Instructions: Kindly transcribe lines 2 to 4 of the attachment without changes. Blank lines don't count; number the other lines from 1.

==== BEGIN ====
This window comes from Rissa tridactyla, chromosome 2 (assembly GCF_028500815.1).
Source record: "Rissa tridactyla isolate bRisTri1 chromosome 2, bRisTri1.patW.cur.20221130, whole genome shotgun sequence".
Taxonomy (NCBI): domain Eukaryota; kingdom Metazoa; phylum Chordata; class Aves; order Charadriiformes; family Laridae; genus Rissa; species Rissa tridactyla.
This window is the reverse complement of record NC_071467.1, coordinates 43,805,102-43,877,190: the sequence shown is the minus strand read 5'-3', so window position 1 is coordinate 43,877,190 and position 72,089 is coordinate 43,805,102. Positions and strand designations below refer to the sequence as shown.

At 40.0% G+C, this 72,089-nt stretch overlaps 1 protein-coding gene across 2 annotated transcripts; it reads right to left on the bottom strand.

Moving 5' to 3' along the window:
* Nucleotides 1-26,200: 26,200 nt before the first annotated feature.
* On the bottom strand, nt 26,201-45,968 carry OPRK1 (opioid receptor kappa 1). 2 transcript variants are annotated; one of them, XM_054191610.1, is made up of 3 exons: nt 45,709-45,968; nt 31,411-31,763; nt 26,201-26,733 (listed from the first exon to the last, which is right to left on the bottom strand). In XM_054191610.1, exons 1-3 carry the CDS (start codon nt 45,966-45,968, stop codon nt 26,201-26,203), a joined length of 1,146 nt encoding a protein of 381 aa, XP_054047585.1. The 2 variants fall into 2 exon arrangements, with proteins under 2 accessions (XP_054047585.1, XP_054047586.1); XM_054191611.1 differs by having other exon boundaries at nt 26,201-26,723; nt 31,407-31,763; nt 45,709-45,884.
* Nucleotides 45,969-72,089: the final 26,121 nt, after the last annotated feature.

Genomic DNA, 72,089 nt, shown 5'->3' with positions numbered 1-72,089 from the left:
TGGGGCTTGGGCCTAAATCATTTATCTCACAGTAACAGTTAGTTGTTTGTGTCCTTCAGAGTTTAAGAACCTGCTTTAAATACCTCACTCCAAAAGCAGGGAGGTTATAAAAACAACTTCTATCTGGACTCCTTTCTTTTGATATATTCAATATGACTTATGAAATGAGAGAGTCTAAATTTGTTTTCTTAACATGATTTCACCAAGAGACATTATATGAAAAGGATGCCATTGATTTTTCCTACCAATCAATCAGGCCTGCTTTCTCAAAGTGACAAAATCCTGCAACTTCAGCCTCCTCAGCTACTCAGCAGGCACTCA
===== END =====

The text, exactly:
Source record: "Rissa tridactyla isolate bRisTri1 chromosome 2, bRisTri1.patW.cur.20221130, whole genome shotgun sequence".
Taxonomy (NCBI): domain Eukaryota; kingdom Metazoa; phylum Chordata; class Aves; order Charadriiformes; family Laridae; genus Rissa; species Rissa tridactyla.
This window is the reverse complement of record NC_071467.1, coordinates 43,805,102-43,877,190: the sequence shown is the minus strand read 5'-3', so window position 1 is coordinate 43,877,190 and position 72,089 is coordinate 43,805,102. Positions and strand designations below refer to the sequence as shown.